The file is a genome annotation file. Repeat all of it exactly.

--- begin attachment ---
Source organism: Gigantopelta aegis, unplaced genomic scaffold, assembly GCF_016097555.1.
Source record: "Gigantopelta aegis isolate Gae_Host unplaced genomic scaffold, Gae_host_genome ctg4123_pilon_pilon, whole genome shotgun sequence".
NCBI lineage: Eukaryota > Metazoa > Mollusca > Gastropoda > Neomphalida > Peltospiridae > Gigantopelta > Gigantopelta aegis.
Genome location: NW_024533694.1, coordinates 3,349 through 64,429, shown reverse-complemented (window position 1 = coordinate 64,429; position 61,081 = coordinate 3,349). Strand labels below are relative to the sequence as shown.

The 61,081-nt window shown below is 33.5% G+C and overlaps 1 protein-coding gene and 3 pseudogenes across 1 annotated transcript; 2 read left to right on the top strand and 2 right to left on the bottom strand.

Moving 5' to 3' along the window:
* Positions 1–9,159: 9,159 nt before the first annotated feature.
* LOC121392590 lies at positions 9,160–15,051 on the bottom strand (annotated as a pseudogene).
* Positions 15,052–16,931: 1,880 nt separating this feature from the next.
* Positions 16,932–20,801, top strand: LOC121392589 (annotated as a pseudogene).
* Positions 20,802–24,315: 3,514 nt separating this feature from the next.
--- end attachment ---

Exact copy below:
Source organism: Gigantopelta aegis, unplaced genomic scaffold, assembly GCF_016097555.1.
Source record: "Gigantopelta aegis isolate Gae_Host unplaced genomic scaffold, Gae_host_genome ctg4123_pilon_pilon, whole genome shotgun sequence".
NCBI lineage: Eukaryota > Metazoa > Mollusca > Gastropoda > Neomphalida > Peltospiridae > Gigantopelta > Gigantopelta aegis.
Genome location: NW_024533694.1, coordinates 3,349 through 64,429, shown reverse-complemented (window position 1 = coordinate 64,429; position 61,081 = coordinate 3,349). Strand labels below are relative to the sequence as shown.

The 61,081-nt window shown below is 33.5% G+C and overlaps 1 protein-coding gene and 3 pseudogenes across 1 annotated transcript; 2 read left to right on the top strand and 2 right to left on the bottom strand.

Moving 5' to 3' along the window:
* Positions 1–9,159: 9,159 nt before the first annotated feature.
* LOC121392590 lies at positions 9,160–15,051 on the bottom strand (annotated as a pseudogene).
* Positions 15,052–16,931: 1,880 nt separating this feature from the next.
* Positions 16,932–20,801, top strand: LOC121392589 (annotated as a pseudogene).
* Positions 20,802–24,315: 3,514 nt separating this feature from the next.